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Herbert George Blumer emerged from a rural Missouri background and matured into an internationally acclaimed scholar (University of Missouri, BA 1921, MA 1922; University of Chicago, PhD, 1928) whose work defined a pioneering and enduringly relevant theoretical and methodological position in sociology and social psychology. He taught at Chicago from 1928 until 1951, leaving there to become the first chair of the Department of Sociology at the University of California at Berkeley, a post that he held until he retired in 1967. He earned the American Sociological Association s ”Career of Distinguished Scholarship Award in 1983. Among his many non-academic activities, he served with the Department of State’s Office of War Information (1943-5) and chaired the Board of Arbitration for the U.S. Steel Corporation and the United Steel Workers of America.
Blumer’s preeminent contribution to the social sciences is his formulation of a sociological perspective known as ”symbolic interactionism. Based upon the philosophy and social psychology of George Herbert Mead and John Dewey, it is grounded in pragmatists assumptions about human action and the reflexive socially grounded nature of the self.
Blumer’s perspective and its associated empirically oriented methodological position characterize social action and social structures of any size or complexity as ongoing processes of individual and collective action predicated on the human capacity for self-indication and the construction of meaning. He rejects psychological behaviorism and deductively formulated, positivistic, and structural-functional sociology because they belittle the role of individuals in creating, sustaining, and changing the social world through self-indication, interpretation, and action. Instead, he affirms the significance of socially emergent individual and collective definition accompanying and directing attempts to handle life, which he depicts as an ongoing stream of situations. His non-reified conceptions of social structures as processes of action and interaction and of society as a ”network of interaction inform his analyses of macro- as well as micro-social phenomena.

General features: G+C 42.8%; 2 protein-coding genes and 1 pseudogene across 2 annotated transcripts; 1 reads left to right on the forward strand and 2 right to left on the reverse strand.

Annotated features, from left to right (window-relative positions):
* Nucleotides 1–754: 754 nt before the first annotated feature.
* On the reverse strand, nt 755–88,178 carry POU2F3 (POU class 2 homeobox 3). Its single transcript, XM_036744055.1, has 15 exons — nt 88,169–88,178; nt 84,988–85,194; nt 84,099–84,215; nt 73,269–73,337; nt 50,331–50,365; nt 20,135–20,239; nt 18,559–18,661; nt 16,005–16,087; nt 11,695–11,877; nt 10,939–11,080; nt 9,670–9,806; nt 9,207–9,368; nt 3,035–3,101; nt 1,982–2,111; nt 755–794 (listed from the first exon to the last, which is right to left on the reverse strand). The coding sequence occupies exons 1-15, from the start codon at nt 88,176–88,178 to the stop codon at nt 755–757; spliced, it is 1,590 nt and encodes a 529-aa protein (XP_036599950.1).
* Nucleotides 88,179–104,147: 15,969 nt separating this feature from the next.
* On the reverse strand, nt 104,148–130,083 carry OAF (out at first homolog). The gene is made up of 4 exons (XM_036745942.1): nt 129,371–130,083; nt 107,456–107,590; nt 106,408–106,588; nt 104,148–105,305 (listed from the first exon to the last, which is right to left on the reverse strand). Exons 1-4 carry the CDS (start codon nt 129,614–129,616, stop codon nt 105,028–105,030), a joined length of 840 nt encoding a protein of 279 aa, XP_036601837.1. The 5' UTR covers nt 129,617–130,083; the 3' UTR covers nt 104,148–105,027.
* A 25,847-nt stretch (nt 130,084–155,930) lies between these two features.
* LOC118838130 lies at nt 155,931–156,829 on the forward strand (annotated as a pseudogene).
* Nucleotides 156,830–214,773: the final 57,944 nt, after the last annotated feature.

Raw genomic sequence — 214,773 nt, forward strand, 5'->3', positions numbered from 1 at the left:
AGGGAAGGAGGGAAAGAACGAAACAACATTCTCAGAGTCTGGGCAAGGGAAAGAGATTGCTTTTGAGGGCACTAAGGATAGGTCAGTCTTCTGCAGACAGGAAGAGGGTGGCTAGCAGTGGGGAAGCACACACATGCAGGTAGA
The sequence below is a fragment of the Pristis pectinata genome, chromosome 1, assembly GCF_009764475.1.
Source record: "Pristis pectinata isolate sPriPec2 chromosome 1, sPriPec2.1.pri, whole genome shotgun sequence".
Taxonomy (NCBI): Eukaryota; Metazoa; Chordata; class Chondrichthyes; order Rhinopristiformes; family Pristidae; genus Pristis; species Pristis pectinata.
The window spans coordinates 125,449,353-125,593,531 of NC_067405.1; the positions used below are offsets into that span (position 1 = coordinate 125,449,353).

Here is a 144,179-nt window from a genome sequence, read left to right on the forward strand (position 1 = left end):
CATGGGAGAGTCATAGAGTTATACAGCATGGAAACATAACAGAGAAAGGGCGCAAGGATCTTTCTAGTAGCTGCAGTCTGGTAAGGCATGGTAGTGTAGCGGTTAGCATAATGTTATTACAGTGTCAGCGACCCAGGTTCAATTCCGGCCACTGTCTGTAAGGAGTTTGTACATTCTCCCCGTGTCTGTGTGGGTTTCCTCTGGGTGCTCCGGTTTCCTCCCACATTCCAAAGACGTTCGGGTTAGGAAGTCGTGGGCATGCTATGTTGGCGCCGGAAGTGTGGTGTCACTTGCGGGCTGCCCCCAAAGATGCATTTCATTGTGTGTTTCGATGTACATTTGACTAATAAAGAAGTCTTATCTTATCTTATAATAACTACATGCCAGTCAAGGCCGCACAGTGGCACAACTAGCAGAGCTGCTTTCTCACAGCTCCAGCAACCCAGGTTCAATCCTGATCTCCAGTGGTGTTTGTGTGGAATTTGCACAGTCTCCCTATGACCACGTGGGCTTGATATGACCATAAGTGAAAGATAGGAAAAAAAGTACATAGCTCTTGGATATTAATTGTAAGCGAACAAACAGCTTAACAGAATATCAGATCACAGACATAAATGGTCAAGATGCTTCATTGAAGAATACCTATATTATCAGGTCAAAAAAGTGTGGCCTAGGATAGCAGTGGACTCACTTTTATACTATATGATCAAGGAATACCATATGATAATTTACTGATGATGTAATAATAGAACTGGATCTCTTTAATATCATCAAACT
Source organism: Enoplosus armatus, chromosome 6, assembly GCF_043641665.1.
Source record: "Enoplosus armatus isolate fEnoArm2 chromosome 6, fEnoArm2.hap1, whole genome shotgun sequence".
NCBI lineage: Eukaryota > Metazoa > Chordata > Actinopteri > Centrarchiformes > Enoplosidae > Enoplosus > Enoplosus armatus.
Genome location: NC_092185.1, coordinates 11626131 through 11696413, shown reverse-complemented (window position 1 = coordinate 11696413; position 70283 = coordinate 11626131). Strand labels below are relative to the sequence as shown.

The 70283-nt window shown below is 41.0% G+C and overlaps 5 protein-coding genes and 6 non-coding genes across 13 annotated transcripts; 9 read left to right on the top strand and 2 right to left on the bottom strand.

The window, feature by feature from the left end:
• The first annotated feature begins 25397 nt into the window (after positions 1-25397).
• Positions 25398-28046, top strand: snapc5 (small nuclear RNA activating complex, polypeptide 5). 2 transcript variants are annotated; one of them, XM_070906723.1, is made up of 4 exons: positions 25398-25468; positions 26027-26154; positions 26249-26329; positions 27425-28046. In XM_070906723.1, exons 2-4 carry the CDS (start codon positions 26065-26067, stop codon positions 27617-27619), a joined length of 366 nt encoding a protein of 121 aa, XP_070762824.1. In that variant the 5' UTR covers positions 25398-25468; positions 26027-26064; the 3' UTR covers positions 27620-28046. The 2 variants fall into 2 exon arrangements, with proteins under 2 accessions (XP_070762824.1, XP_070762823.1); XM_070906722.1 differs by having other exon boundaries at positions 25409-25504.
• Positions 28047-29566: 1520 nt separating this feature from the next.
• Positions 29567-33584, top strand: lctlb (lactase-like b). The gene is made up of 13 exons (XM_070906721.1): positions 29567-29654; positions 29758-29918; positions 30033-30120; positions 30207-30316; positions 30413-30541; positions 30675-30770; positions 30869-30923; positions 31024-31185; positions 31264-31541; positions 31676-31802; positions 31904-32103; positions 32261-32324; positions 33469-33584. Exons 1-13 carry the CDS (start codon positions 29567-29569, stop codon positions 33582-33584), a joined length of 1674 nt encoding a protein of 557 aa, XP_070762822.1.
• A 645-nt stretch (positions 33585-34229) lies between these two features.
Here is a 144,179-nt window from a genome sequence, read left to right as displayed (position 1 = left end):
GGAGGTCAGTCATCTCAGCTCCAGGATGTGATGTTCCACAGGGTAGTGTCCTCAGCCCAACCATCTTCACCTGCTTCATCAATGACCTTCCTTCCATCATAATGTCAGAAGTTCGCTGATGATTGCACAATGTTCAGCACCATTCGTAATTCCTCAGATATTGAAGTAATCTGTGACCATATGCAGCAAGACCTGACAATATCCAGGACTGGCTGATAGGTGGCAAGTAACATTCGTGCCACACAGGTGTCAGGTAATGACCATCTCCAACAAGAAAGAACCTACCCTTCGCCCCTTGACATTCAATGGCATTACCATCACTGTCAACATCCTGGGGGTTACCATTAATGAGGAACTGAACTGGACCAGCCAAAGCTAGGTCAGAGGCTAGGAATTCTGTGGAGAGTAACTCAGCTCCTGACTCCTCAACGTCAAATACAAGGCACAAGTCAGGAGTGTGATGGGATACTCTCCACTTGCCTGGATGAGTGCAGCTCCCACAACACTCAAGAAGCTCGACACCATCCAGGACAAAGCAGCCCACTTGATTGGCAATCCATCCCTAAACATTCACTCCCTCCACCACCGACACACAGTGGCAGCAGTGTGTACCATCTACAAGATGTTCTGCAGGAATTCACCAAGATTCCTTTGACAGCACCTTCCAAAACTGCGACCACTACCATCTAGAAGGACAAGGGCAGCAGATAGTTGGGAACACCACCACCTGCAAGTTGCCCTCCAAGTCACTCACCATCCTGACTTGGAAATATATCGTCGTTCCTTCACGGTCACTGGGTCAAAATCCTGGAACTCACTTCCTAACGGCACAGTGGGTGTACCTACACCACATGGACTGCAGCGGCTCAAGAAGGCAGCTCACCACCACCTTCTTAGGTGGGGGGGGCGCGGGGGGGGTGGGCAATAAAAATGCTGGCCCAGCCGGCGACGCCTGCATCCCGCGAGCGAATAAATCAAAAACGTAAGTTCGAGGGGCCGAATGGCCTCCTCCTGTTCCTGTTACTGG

Blumer (1969) set out his theory in Symbolic Interactionism: Perspective and Method as it pertains to human group life, action and interaction, objects, actors, and interconnections among individual and group lines of action. His perspective s three fundamental premises are: (1) people act individually and collectively on the basis of the meanings of ”objects in their world, (2) the meanings of these material (an automobile), abstract (justice), or social (a friend) objects are constructed in interactions that people have with one another, and (3) during interaction people use interpretive processes to alter these meanings.
Blumer, like G. H. Mead and John Dewey, characterizes acts as being built up from processes ofself-indication and interpretation, which mediate between stimulus and response. Accordingly, he argues that we create symbols, or stimuli to which we attach meanings, and then act in regard to these meanings. Indication and the creation of objects are significant processes in so far as they inform the construction of action. Without self-indication and symbolic interaction, in fact, the social world would not exist.
Building upon this fundamental understanding, Blumer crafted what frequently became discipline-defining analyses of a wide range of subjects, including: research methods, collective behavior, industrialization, social movements, fashion, race relations, industrial and labor relations, social problems, morale, public opinion, social attitudes, social change, public sector social science research, and social psychology. Consistent with his perspective as a symbolic interactionist, and pertinent to his investigation of each of these areas and to social phenomena in general, he assigns social interaction and processes of individual and collective definition key roles in creating, maintaining, and changing social reality. This core element of his view remains a central feature of the perspective today.
- Blumer, (1969) Symbolic Interactionism: Perspective and Method. Prentice Hall, Englewood Cliffs, NJ.
- Blumer, H. (1939) Collective behavior. In Park, R. E. (ed.), An Outline of the Principles of Sociology. Barnes and Nobel, New York, pp. 219-80.
- Blumer, H. (1990) Industrialization as an Agent of Social Change, ed. D. R. Maines & T. J. Morrione. Aldine de Gruyter, Hawthorne, NY.
- Blumer, H. (2004) George Herbert Mead and human conduct, ed. T. J. Morrione. AltaMira Press, Walnut Creek, CA.